The Day After

No regrets.

It was a good mantra to live by, even if it was impossible. Perhaps a better expression of the sentiment would be ‘don’t dwell too much on those regrets’.

As whoopsies go however, this one was a doozy. A real humdinger. It if was a hangover, it would be one that could actually split a head in half, jump on someone else, and send them back to bed for a week.

There had been clues of course.

She recognised them now, in hindsight. The uneasy feeling in her stomach, the nagging sensation in her mind, the big flashing red warning lights. Not to mention the ‘Are you sure you want to do this?’ button that she’d blithely pressed Yes to.

It’s not like she could take it all back, so why even bother dwelling on it?

She couldn’t be sure that everyone was dead. She just strongly suspected as much. Knowing it was impossible to undo, all she wanted now was to move past it and get on with her life.

And anyway, you’d think deleting a planet would be a lot harder than it had been.

Plugging one end of her USB cable into the ground, pressing the Delete key on her keyboard, and clicking through a few warning boxes hardly seemed enough.

And then it was gone.

The whole bloody planet.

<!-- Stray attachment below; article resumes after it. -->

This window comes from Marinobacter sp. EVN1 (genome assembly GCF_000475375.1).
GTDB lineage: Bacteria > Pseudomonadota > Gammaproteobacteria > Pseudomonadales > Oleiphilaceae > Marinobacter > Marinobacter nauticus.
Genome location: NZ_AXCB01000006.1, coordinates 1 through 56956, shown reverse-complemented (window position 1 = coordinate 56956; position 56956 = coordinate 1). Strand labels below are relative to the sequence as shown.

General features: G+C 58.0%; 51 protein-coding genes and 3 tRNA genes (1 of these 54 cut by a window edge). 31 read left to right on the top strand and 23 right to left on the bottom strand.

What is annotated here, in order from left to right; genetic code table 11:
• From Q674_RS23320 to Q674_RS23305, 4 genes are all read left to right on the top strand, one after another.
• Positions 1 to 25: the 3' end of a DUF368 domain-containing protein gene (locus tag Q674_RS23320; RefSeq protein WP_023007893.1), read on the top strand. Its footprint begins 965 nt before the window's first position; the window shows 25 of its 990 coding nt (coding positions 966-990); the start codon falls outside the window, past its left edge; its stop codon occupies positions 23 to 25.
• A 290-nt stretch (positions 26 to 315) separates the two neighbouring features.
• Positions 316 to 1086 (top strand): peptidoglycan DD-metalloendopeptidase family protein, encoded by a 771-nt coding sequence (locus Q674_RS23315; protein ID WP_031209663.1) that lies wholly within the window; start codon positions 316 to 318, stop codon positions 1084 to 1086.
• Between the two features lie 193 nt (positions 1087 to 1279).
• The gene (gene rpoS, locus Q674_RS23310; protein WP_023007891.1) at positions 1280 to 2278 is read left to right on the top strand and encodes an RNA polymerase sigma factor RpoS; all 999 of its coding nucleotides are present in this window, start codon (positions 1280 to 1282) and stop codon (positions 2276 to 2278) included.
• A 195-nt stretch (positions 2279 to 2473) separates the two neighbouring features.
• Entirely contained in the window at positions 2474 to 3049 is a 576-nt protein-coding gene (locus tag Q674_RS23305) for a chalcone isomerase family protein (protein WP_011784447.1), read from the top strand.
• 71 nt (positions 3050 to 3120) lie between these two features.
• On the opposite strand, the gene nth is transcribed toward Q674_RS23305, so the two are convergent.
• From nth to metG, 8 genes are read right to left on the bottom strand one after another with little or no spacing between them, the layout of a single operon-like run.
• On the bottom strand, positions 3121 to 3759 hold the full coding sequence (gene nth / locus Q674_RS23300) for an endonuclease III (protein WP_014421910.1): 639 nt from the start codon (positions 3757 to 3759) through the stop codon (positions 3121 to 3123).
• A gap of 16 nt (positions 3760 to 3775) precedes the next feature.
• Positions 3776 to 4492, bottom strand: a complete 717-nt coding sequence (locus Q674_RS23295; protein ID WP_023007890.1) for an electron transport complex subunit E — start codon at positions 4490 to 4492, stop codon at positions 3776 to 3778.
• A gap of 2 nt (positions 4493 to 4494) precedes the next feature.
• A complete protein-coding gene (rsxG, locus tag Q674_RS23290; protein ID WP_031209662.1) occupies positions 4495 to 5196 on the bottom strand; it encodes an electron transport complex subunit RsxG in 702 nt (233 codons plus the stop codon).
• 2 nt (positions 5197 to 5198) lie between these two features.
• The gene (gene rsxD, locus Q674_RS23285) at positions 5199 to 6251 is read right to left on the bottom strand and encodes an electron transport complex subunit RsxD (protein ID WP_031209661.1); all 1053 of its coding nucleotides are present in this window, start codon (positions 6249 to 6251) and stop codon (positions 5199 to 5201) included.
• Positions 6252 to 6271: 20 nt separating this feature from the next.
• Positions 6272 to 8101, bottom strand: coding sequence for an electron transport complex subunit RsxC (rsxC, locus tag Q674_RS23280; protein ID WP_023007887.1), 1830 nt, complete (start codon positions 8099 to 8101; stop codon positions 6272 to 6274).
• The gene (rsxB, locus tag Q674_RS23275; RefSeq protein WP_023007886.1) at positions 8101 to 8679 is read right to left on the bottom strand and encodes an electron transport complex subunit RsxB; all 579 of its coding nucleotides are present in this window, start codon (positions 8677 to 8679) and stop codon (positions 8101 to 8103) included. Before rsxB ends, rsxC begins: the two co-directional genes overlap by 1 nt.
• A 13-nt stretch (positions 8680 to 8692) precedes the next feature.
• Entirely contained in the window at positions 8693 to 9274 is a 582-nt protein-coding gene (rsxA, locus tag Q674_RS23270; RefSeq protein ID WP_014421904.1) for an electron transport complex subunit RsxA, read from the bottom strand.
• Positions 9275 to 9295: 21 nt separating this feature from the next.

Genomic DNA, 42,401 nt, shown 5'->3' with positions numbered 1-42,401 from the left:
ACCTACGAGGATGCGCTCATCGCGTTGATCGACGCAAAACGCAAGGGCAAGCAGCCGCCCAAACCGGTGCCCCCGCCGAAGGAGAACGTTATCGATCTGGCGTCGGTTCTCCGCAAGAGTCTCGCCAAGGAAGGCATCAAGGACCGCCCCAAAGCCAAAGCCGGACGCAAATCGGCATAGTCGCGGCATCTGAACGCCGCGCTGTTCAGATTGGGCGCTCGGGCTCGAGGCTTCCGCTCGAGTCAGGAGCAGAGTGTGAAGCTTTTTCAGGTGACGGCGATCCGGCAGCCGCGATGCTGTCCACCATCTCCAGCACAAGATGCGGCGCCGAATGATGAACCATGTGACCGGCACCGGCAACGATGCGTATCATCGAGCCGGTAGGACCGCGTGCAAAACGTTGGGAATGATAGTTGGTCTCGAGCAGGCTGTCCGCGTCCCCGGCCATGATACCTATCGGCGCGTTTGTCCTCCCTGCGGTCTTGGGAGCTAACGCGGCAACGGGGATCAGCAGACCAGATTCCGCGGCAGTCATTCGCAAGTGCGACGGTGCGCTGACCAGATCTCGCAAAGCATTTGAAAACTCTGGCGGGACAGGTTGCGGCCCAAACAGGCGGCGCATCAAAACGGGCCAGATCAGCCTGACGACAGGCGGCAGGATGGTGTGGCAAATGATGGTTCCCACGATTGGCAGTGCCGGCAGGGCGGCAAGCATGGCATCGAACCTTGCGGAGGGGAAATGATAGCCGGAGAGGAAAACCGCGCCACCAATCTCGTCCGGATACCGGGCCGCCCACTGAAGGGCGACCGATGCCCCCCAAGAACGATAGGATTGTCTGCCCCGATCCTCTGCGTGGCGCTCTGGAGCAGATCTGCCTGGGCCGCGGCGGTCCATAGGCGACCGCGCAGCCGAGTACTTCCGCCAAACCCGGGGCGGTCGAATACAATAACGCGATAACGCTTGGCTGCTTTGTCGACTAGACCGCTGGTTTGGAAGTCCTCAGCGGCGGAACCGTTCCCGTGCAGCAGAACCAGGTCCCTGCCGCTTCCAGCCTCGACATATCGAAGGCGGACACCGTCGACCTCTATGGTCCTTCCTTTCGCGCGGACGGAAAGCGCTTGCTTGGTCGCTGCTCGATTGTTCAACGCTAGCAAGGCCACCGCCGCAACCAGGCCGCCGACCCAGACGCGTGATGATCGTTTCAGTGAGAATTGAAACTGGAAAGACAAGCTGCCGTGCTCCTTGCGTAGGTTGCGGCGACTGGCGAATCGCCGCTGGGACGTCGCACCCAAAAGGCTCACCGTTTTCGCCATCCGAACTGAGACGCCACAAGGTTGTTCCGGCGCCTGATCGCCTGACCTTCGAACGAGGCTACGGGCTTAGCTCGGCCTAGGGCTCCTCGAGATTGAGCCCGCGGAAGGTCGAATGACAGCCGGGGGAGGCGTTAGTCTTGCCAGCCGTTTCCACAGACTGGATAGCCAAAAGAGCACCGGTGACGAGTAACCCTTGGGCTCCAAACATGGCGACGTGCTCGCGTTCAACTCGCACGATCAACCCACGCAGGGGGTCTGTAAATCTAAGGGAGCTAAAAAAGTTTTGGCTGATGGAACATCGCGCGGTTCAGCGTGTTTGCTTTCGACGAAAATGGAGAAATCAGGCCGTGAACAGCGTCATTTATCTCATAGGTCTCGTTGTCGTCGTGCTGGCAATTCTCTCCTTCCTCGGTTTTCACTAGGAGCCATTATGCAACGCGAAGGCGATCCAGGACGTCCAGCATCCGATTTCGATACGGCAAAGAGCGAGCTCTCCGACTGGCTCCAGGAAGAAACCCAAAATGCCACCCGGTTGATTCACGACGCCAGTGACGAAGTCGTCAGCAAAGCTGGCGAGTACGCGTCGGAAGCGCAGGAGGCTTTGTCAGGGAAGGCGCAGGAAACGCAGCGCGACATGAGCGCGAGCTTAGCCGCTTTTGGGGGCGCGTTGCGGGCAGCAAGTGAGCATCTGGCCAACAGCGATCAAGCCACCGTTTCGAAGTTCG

Wiped from existence. Or maybe just marked as usable on the great hard drive in the sky. Either way, there was no recycle bin big enough for a whole planet. If she could recover it, there was bound to be some sectors missing. Sectors had been missing from it for years anyway, judging by the way things had been going.

No. Best to just forget about the whole thing. It wasn’t even worth figuring out how she had survived, floating in the vacuum of space, somehow able to breathe and not freeze to death.

A thought tickled the corner of her brain. The more she tried to focus on it, the more elusive it became, and she had to chase it down the dark corridors of her mind for nearly an hour before she grabbed it by the tail and hauled it into the light.

She smiled.

There was something to it.

It was devious.

It was quite mad.

But it might just solve this whole silly predicament.

And the more she explored it from every angle, the more she could see it was a brilliant solution.

She’d painted herself into a corner.

There was only one thing for it.

She screamed for her Mum.

But sound doesn’t travel in a vacuum.

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